BATH — In light of the tragic death last week of one of its members, the City Council decided unanimously Wednesday to hold a special vote for her seat during next month’s general election.
The election will find a replacement to fill the final year of Ruthe Pagurko’s three-year term in Ward 7. Balloting will be held at Bath Middle School from 8 a.m. to 8 p.m. Tuesday, Nov. 6. Elections are also being held for the three-year Ward 2, 3 and 4 council positions.
Nomination papers for Pagurko’s seat became available Oct. 4, and are due back by noon on Monday, Oct. 15.
A bouquet a flowers sat at Pagurko’s seat during Wednesday’s meeting, at which all members of the council read parts of a proclamation in her honor. In attendance were her daughters, other family members and her pastor, who also spoke on her behalf.
In other business, the council voted 4-3 to end discussions with HOMEtogether concerning that group’s proposed use of the city-owned nunnery building on Sheridan Road.
The city had intended to demolish the vacant structure, but Betty King of HOMEtogether had approached the council earlier this year about using the structure as a transient housing facility for up to 12 people. Room and board was to be provided in return for doing labor.
King said a meeting was held Sept. 19 to hear input from neighbors of the property, which is located near the city’s Parks and Recreation Department. She and several councilors heard concerns about the impact of the proposed development, the nature of the residents and effect on surrounding property values.
King pointed out that the facility would not be a shelter, but rather a place that houses people who had been screened by the Sheriff’s Department and interviewed to determine if they were a good match for the facility.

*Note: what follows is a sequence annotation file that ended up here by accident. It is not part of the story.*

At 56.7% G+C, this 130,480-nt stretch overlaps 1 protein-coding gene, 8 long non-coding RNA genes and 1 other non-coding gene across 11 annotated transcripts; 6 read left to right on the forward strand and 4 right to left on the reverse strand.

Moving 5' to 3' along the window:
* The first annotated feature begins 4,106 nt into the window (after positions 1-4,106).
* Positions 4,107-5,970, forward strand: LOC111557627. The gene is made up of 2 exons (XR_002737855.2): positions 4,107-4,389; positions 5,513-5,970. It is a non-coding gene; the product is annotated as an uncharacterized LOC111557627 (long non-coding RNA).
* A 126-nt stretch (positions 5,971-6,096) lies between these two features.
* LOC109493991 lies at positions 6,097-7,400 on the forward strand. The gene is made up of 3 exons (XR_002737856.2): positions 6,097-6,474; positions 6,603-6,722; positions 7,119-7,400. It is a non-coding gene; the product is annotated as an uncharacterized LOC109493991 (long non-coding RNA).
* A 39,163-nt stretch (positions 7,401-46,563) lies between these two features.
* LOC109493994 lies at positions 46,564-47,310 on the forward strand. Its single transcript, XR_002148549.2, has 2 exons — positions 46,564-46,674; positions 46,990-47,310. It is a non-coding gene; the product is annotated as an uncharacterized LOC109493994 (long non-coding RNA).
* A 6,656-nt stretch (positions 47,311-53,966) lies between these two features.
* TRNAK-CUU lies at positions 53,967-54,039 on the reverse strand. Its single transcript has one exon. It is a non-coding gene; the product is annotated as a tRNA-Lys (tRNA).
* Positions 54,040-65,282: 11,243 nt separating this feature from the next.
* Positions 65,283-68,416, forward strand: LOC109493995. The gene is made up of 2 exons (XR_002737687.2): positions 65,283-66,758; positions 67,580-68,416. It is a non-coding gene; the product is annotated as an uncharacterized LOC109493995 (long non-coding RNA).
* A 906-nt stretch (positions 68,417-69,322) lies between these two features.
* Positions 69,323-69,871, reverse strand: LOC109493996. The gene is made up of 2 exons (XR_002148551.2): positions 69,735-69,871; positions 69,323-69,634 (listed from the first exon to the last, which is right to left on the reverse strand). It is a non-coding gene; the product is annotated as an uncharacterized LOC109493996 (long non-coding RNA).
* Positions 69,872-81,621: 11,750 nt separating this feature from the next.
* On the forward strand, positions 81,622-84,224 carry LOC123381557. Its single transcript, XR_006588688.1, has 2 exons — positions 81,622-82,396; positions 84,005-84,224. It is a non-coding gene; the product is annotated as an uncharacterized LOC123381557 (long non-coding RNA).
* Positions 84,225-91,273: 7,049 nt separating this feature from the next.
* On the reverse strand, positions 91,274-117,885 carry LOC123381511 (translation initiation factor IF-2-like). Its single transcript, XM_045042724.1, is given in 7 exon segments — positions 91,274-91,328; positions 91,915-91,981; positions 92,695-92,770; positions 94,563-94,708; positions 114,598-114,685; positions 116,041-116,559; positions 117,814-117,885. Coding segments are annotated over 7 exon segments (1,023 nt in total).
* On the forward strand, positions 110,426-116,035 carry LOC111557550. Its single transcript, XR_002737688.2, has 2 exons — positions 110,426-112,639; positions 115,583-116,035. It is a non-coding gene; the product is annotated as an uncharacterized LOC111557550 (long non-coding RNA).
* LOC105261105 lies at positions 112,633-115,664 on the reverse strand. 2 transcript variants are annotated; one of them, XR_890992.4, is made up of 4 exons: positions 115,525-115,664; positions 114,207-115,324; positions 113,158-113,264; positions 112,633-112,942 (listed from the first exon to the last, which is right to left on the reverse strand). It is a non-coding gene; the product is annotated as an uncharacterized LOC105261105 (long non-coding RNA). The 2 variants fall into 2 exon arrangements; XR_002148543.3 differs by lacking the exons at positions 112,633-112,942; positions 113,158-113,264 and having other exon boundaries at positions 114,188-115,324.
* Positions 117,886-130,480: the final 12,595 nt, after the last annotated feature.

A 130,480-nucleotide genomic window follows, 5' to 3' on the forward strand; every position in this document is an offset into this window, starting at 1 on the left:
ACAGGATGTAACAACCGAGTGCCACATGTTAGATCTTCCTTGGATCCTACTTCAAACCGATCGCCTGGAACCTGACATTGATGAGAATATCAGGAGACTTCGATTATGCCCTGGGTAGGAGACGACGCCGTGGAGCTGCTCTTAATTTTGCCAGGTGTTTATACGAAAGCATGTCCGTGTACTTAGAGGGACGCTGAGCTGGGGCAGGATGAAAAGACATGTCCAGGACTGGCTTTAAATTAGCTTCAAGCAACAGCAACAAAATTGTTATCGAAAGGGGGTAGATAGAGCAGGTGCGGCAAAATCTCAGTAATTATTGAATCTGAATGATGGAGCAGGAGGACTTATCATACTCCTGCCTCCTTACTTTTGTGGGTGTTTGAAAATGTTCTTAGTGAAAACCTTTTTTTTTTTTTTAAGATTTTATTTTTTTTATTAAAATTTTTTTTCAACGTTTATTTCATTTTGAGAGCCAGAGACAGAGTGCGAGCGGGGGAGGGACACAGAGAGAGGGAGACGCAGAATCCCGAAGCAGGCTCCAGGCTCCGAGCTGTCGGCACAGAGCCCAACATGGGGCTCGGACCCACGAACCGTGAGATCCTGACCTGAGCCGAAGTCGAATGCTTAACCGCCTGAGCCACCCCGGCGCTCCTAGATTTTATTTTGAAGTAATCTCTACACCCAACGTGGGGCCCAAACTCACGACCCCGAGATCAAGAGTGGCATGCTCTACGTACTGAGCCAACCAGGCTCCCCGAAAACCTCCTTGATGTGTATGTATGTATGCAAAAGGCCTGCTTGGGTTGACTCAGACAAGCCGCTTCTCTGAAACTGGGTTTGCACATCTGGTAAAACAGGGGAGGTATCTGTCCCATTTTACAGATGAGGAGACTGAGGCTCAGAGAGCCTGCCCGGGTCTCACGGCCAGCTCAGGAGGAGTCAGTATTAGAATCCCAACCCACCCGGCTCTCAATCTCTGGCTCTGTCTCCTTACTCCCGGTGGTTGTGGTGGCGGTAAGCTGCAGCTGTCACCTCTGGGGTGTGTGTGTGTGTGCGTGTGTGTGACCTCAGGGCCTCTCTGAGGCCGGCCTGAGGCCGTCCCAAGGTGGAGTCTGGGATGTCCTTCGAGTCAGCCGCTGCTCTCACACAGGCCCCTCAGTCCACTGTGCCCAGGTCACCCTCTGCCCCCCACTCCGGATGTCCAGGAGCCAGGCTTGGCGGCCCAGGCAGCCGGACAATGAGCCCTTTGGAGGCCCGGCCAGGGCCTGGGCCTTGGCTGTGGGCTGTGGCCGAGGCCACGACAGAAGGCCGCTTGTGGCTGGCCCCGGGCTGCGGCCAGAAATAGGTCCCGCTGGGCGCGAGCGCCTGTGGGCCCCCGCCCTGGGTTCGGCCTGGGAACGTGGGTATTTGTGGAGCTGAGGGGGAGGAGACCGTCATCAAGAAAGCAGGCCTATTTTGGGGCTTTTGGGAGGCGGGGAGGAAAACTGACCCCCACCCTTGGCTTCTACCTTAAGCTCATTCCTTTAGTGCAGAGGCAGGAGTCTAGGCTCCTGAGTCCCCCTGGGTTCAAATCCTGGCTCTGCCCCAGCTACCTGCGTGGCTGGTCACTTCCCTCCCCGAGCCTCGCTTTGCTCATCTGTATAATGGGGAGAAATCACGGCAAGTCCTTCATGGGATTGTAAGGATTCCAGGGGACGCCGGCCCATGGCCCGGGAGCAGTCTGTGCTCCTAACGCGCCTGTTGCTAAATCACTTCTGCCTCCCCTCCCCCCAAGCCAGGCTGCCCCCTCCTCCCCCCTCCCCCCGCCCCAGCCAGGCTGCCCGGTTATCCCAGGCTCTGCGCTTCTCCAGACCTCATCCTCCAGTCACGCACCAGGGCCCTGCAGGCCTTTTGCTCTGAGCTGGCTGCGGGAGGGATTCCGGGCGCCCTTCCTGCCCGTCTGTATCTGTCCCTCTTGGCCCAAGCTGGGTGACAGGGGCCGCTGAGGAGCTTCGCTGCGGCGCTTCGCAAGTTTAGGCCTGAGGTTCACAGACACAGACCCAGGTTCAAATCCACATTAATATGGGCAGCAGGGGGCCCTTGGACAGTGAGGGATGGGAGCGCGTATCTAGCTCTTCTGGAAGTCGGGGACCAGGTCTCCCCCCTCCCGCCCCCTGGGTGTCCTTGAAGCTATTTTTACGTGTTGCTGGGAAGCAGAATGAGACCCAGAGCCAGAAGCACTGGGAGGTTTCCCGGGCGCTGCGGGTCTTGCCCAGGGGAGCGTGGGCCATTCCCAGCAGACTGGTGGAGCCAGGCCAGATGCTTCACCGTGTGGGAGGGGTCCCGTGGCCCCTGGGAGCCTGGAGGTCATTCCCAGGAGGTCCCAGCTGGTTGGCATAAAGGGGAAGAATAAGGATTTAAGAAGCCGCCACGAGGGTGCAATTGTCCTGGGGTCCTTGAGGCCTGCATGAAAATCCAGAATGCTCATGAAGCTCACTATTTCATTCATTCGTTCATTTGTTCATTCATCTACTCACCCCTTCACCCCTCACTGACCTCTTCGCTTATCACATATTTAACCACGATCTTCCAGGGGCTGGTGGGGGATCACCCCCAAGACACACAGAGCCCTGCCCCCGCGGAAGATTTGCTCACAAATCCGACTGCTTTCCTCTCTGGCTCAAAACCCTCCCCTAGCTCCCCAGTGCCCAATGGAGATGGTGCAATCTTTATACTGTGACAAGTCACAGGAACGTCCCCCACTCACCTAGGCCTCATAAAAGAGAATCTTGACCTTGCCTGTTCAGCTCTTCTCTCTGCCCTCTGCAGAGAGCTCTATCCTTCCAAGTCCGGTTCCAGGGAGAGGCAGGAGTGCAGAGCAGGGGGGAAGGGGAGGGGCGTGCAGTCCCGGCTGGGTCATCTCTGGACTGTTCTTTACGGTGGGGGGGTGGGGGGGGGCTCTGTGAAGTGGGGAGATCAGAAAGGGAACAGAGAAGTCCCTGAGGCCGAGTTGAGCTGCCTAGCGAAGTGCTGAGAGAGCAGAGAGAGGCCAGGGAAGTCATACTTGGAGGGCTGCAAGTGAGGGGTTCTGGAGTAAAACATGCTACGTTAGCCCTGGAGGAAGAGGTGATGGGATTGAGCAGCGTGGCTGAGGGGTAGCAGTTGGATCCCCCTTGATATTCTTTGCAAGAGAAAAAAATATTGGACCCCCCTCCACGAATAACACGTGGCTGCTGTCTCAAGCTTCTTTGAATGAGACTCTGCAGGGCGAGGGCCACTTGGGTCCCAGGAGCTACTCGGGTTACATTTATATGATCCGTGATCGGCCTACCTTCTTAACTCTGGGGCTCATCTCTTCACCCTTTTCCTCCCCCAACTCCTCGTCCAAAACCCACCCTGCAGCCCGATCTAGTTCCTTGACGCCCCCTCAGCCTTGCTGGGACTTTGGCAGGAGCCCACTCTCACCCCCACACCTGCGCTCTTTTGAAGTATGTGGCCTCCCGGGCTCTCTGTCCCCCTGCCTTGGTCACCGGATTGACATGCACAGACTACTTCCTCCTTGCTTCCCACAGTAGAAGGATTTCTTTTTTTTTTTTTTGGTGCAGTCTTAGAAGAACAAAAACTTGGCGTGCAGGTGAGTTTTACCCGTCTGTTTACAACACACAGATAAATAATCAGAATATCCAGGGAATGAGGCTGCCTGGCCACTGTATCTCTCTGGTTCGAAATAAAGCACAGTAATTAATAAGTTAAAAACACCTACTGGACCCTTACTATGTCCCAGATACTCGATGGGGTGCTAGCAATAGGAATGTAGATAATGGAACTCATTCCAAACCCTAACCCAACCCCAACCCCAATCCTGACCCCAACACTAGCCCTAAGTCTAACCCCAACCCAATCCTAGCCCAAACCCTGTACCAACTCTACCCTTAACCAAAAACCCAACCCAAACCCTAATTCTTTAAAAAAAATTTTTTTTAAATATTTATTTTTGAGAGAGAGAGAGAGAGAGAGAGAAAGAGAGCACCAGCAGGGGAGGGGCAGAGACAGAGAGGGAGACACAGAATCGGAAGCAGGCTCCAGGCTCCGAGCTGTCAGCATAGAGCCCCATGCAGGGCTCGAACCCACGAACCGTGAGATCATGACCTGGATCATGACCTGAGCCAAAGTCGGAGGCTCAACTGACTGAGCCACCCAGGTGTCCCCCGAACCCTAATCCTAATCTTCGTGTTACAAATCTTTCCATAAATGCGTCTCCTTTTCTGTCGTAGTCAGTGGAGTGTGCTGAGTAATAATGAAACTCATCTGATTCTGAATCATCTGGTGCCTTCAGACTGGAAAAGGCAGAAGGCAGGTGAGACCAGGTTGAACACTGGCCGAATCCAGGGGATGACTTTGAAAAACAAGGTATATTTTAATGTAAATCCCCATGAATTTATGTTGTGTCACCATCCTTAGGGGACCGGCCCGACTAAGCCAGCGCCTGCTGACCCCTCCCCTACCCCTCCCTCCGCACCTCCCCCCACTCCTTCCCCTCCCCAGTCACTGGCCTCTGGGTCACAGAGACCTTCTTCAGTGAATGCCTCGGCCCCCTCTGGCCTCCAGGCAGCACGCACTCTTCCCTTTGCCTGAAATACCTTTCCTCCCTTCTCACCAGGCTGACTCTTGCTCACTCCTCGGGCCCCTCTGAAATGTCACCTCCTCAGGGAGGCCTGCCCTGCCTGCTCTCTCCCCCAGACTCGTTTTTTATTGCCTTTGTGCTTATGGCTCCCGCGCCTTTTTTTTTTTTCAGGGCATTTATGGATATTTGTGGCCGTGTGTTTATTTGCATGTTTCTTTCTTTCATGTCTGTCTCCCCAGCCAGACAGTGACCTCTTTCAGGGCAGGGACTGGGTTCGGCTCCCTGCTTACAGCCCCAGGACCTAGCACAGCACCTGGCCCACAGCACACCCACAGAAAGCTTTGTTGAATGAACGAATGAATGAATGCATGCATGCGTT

City Planning Director Andrew Deci said the proposal required two decisions: whether to turn the building over to HOMEtogether, and whether the proposed use of the nunnery was appropriate for the Commercial 2 district where it stands.
“I have not heard anyone in the city talk in the positive about (the proposal),” Councilor Mari Eosco said. “I think that it’s a very noble thing that you’re all working toward; I don’t think this location makes a lot of sense.”
Calling for a vote on the matter that evening, she said, “I’m afraid that we’re going to get so far through this process, and then this body is going to say no in the end, anyway. And I want to make sure that we’re using our time wisely.”
Councilor Bernie Wyman said he received several e-mails from people against the proposal. “I’m not opposed to this HOMEtogether, but I am opposed to it being in a residential neighborhood such as Sheridan Road,” he said.
Meadow Rue Merrill, who sponsored the agenda item, said she favored letting the Planning Board decide whether the location was suitable for that use.
“I don’t think we should cut off discussion now, when I feel like this is exactly what this process is for,” she said.
“We’re not voting to give them the building tonight … it is an opportunity for the people in the neighborhood … to speak up and ask questions. … We’re looking for information from the people who live there.”
Councilors Eosco, Wyman, Andy Winglass and Kyle Rogers voted to terminate the discussion, while Councilors Merrill, Sean Paulhus and Steve Brackett were opposed. As a result of the vote, the Planning Board is also expected to cease conversations on the topic.